Was there ever a more unlikely band and hit than Chumbawamba and “Tubthumping”? Influenced by UK acts like the Sex Pistols and the Clash, Chumbawamba was an anarchist band that resisted society’s capitalist rules both in and out the recording studio. As part of the punk movement, they played benefit shows at UK miners’ strikes, picket lines, and anti-war events. Their debut album Pictures of Starving Children Sell Records was released in 1986, which was a response to the “spectacle” of 1985’s Live Aid fundraiser concert.
But Chumbawamba’s turning point occurred in 1997 with their eighth album Tubthumper. Marking their major-label debut after signing with EMI, it scored the band mainstream recognition overseas via lead single “Tubthumping.”
A cheeky blend of smooth pop-inspired verses, funky horns, ripping guitars, and an anthemic chorus (“I get knocked down, but I get up again/You’re never gonna keep me down!”), “Tubthumping” had all the elements for an earworm hit. Its title derives from British slang for aggressive political protesting. It was inspired by a night when guitarist Boff Whalley and his wife watched their drunken next-door neighbor singing “Danny Boy” while stumbling to open his front door. Eventually, he found his way inside the house. Thus, the song became about perseverance.
“The song changed everything. Before ‘Tubthumping’ I felt we were in a mess. We had become directionless and disparate,” frontman Dunstan Bruce told The Guardian in 2016. “It’s not our most political or best song, but it brought us back together. The song is about us – as a class and as a band. The beauty of it was we had no idea how big it would be.”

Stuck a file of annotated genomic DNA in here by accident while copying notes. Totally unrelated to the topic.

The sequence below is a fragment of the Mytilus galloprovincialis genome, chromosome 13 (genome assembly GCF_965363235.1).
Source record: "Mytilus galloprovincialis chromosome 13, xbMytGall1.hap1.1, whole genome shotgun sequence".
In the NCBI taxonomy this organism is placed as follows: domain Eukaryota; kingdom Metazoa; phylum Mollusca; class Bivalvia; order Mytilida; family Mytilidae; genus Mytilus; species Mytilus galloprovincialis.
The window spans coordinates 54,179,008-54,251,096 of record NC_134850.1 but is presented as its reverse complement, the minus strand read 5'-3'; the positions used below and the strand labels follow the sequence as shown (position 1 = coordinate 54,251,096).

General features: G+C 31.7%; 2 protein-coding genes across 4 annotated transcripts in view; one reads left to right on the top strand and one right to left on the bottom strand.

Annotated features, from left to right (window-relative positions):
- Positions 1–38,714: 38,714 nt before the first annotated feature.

“Tubthumping” became Chumbawamba’s biggest hit, reaching No. 2 in the UK and No. 2 in the U.S. Due to its success, Tubthumper hit No. 3 on Billboard’s albums chart and was certified 3x Platinum. The band carried the song’s raucous spirit to the 1998 BRIT Awards: drummer Danbert Nobacon poured a bucket of water over UK Deputy Prime Minister John Prescott’s head in solidarity with the Liverpool Dockworkers’ Strike.
Chumbawamba went on to release six more albums, including 2010’s fourteenth and final LP ABCDEFG. Two years later, they officially announced their disbandment after 30 years together.
Despite being classified as a one-hit-wonder, the band still appreciates what “Tubthumping” did for their careers. In May, Bruce revealed he “finished a documentary about Chumbawamba. It has taken five years to make and that film will answer a lot of questions.” The frontman left the band in 2004 and started his own film and video production company, Dandy Films.
“To 99 percent of people we just had that one song, but there is always the 1 percent who listen to the rest of the album and like it enough to listen to more,” guitarist Whalley told The Guardian. “I still really like ‘Tubthumping.’ I don’t feel embarrassed by it at all. I know some bands who hate their songs being popular, but I just think, ‘Get off your high horse!’ The whole point of art is to have an audience.”
Chumbawamba’s “Tubthumping” appeared on NOW’s digital deluxe NOW ‘90s Deluxe album, alongside other 90s classics like Boyz II Men’s “I’ll Make Love to You” and Hanson’s “MMMBop.” Looking for more stories behind music’s biggest hits? Check out the Now! That’s What I Call Music page.